Taking a high-stakes legal gamble that could lengthen his 2-year prison term, former plague researcher Thomas Butler is appealing his conviction for mishandling bacteria samples and defrauding his university. Government prosecutors say they will respond with their own request to erase a judge's decision that cut 7 years off a possible 9-year prison term.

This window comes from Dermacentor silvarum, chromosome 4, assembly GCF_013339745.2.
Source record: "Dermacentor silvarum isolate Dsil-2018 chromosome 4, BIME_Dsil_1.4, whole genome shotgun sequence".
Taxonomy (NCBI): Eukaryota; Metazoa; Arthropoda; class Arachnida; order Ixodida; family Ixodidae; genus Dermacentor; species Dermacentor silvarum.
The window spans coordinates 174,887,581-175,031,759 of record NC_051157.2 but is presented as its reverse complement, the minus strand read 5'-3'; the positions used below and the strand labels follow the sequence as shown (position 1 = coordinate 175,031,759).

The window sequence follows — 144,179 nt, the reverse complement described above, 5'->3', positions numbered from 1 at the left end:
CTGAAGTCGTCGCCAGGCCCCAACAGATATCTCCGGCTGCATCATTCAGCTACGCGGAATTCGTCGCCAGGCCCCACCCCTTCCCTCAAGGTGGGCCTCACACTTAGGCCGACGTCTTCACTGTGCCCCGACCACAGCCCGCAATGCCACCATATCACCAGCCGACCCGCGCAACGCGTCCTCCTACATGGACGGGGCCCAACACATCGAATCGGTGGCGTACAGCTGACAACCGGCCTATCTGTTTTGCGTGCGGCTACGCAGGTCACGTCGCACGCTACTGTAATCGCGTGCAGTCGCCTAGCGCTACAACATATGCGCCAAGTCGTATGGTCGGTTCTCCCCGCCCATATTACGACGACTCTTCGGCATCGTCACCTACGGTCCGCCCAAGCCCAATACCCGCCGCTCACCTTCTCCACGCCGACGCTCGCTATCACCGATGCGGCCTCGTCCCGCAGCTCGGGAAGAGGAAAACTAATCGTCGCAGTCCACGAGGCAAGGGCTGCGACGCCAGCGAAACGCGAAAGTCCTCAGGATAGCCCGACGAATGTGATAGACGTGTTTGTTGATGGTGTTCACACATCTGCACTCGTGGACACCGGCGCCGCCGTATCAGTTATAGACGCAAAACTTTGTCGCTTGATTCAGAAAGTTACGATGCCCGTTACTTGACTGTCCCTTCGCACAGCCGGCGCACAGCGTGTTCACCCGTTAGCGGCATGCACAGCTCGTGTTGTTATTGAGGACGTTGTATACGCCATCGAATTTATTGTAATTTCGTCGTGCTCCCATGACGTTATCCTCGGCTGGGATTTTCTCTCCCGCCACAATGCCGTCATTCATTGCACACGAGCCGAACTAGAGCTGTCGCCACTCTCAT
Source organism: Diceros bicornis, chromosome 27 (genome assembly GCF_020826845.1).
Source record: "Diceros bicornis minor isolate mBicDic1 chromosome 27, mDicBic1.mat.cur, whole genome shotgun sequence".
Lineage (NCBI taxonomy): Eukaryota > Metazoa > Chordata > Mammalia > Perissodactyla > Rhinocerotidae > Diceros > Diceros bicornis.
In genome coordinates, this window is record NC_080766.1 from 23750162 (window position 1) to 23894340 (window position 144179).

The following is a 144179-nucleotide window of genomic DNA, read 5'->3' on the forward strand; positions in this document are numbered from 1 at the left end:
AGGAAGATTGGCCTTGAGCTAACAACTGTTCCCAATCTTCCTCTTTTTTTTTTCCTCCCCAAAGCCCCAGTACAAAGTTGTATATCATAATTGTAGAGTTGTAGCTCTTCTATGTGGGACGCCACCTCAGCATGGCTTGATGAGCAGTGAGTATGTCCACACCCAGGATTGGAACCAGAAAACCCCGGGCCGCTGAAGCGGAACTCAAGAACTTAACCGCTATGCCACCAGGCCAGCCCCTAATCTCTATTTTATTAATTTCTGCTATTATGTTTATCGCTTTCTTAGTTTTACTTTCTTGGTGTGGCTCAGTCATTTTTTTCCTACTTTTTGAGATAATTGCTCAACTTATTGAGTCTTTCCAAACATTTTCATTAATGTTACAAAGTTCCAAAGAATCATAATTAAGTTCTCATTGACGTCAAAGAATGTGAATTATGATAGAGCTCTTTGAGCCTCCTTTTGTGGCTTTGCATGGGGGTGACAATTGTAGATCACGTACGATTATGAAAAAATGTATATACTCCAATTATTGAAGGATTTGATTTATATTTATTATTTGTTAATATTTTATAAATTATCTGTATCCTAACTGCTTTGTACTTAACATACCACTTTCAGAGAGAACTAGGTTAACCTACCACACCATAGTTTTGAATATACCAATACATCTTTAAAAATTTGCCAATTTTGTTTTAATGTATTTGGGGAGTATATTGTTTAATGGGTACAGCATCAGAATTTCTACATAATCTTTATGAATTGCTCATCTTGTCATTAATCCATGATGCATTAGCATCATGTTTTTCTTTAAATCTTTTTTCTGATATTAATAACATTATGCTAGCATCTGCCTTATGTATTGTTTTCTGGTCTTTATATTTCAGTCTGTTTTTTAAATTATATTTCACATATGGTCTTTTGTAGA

Butler, 63, captured national headlines last year after he reported 30 vials of plague bacteria missing from his Texas Tech laboratory, sparking a bioterror scare. The government ultimately charged him with 69 counts of lying to investigators, moving plague bacteria without proper permits, tax fraud, and stealing from his university by diverting clinical trial payments to his own use. Last December, a Texas jury acquitted him of the central lying charge and most of the plague-related allegations but convicted him on 44 financial charges and three export violations involving a mismarked Federal Express package containing bacteria (ScienceNOW, 2 December 2003.Despite having his sentence reduced by federal judge Sam Cummings, Butler is now asking the appeals court to strike down the convictions, or at least order a new trial. He argues that his trial was marred by the government's refusal to try him separately on the plague and financial charges, its use of vague university financial policies as the basis for criminal charges, and a judge's ruling that barred Butler from gaining access to university e-mails. Prosecutors are expected to file a response later this month, and a hearing in New Orleans, Louisiana, could come as early as January.One of Butler's attorneys, Jonathan Turley, a law professor at George Washington University in Washington, D.C., expects the government to ask the appeals court to impose the maximum allowable 10-year sentence for the export violations. Butler "is willing to risk a longer sentence to fight for important principles," says Turley. Butler also rejected a pretrial government plea bargain offer that included 6 months in jail."Butler is taking a huge, huge risk," says former prosecutor Larry Cunningham, a law professor at Texas Tech University in Lubbock. "The judge gave him a sweet deal; this gives the government a shot at overturning it."